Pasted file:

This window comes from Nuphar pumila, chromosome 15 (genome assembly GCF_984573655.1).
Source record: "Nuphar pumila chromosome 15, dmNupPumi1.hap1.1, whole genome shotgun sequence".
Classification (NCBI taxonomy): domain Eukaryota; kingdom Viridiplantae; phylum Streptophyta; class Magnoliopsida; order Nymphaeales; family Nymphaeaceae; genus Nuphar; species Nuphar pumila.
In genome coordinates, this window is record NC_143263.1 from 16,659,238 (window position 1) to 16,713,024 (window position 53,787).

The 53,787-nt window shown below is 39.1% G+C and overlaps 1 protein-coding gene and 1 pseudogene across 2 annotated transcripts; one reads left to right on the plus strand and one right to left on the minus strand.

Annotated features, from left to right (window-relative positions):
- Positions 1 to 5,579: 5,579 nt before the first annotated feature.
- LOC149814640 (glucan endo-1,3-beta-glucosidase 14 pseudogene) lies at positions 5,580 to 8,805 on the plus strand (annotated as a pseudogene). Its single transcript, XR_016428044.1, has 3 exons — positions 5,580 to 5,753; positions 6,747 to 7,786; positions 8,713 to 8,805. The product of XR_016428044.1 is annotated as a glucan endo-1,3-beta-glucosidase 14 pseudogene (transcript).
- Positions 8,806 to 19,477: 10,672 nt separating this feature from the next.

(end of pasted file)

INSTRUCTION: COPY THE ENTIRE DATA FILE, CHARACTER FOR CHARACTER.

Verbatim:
This window comes from Nuphar pumila, chromosome 15 (genome assembly GCF_984573655.1).
Source record: "Nuphar pumila chromosome 15, dmNupPumi1.hap1.1, whole genome shotgun sequence".
Classification (NCBI taxonomy): domain Eukaryota; kingdom Viridiplantae; phylum Streptophyta; class Magnoliopsida; order Nymphaeales; family Nymphaeaceae; genus Nuphar; species Nuphar pumila.
In genome coordinates, this window is record NC_143263.1 from 16,659,238 (window position 1) to 16,713,024 (window position 53,787).

The 53,787-nt window shown below is 39.1% G+C and overlaps 1 protein-coding gene and 1 pseudogene across 2 annotated transcripts; one reads left to right on the plus strand and one right to left on the minus strand.

Annotated features, from left to right (window-relative positions):
- Positions 1 to 5,579: 5,579 nt before the first annotated feature.
- LOC149814640 (glucan endo-1,3-beta-glucosidase 14 pseudogene) lies at positions 5,580 to 8,805 on the plus strand (annotated as a pseudogene). Its single transcript, XR_016428044.1, has 3 exons — positions 5,580 to 5,753; positions 6,747 to 7,786; positions 8,713 to 8,805. The product of XR_016428044.1 is annotated as a glucan endo-1,3-beta-glucosidase 14 pseudogene (transcript).
- Positions 8,806 to 19,477: 10,672 nt separating this feature from the next.